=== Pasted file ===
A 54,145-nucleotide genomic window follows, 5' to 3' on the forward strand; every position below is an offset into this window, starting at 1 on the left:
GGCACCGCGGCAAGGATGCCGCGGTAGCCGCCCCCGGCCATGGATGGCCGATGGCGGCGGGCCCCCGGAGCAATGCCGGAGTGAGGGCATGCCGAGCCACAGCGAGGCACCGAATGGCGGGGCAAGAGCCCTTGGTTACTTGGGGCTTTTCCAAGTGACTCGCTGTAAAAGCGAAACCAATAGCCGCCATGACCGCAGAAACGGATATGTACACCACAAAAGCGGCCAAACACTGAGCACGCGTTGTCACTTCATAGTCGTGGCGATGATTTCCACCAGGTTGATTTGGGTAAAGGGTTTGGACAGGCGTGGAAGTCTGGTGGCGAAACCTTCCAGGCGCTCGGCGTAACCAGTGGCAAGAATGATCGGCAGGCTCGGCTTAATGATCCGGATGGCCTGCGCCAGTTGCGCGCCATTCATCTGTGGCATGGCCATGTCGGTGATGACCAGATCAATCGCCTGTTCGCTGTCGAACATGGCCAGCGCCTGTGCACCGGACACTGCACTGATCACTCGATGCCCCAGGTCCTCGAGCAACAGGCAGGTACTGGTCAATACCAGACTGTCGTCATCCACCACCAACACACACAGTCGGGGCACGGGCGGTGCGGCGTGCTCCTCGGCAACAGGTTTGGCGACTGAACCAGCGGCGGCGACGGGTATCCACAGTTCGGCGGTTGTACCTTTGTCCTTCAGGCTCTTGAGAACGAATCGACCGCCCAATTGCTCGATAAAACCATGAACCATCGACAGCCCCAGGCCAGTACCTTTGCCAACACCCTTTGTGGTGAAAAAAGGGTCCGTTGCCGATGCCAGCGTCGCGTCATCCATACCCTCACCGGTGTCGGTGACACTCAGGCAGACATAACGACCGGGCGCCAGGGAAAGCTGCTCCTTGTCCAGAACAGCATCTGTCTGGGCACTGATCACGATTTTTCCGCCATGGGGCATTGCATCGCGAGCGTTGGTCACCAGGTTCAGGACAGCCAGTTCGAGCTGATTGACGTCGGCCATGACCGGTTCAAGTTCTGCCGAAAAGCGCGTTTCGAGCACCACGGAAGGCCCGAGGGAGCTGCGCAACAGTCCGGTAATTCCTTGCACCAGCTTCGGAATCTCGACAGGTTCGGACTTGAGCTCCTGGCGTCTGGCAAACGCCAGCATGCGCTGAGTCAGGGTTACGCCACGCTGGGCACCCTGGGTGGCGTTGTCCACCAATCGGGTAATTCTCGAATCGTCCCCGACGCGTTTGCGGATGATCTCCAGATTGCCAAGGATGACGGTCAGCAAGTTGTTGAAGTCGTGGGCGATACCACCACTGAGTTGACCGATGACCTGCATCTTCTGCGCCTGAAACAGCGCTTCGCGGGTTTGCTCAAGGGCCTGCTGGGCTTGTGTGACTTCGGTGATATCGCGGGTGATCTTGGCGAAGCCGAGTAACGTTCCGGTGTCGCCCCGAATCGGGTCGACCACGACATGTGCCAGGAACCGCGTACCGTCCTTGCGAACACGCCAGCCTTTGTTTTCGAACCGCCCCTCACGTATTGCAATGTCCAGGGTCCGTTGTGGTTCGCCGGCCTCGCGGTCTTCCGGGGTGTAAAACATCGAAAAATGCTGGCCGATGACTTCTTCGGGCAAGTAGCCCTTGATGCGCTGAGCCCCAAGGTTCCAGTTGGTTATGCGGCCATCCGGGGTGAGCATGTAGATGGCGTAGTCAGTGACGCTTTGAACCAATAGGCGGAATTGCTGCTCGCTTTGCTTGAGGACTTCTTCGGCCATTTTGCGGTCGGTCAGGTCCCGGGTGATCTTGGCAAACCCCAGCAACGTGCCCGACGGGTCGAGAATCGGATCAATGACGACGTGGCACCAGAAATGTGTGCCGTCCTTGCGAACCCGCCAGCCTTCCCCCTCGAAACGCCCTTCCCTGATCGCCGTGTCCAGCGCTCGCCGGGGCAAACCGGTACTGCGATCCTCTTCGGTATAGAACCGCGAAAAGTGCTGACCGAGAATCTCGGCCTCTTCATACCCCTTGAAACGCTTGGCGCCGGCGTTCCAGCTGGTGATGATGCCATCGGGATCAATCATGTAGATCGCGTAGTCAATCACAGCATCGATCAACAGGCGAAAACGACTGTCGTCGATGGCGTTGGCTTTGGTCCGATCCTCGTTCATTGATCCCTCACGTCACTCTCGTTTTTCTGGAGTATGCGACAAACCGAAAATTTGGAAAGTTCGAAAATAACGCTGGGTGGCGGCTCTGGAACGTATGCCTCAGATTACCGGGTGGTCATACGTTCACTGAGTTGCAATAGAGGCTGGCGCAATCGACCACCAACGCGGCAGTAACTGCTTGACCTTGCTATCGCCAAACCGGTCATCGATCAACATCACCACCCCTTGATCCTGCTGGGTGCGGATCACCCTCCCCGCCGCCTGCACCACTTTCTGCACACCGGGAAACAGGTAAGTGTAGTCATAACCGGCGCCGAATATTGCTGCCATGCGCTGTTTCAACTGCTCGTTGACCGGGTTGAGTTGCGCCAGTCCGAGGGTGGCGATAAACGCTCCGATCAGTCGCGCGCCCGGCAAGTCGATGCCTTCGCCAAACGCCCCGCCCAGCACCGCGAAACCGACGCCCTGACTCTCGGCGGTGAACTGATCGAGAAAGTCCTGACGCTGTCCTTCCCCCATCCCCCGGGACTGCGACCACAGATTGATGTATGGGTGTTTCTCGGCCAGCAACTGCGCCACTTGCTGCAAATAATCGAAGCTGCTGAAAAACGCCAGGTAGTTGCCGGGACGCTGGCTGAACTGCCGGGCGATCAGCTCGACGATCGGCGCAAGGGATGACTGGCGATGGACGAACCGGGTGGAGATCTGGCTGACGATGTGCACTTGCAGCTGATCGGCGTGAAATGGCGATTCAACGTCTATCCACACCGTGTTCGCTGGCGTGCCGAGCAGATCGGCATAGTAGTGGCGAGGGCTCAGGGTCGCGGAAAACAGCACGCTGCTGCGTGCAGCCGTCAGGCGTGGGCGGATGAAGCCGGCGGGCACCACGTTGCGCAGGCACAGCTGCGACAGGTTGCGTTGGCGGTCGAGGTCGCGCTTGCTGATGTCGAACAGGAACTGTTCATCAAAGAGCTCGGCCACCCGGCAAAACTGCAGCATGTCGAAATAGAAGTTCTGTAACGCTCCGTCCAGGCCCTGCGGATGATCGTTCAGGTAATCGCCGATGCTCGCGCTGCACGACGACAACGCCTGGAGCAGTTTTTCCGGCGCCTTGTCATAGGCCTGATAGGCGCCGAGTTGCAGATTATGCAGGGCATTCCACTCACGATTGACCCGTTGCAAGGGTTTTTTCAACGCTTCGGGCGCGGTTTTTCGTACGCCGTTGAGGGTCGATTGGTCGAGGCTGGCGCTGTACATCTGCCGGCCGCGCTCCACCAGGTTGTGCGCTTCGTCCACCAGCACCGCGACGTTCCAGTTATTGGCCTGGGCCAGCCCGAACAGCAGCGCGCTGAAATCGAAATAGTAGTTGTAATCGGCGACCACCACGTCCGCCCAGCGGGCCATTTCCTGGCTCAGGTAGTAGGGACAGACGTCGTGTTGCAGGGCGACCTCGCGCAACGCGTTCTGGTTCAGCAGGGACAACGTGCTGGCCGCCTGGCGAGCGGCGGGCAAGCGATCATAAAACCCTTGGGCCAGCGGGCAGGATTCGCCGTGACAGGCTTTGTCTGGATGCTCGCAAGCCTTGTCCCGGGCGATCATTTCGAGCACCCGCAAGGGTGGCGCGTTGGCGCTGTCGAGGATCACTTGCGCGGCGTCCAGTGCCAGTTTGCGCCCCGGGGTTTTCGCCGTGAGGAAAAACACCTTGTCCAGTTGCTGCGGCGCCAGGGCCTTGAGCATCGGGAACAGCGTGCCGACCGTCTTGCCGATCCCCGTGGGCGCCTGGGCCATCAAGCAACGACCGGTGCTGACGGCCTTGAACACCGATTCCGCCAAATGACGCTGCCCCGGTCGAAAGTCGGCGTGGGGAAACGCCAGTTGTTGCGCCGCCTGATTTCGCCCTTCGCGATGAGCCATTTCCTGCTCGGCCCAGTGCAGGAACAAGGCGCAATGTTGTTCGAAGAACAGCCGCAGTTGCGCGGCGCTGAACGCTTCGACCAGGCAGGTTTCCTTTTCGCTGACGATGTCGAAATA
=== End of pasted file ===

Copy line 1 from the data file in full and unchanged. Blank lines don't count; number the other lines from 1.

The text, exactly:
A 54,145-nucleotide genomic window follows, 5' to 3' on the forward strand; every position below is an offset into this window, starting at 1 on the left: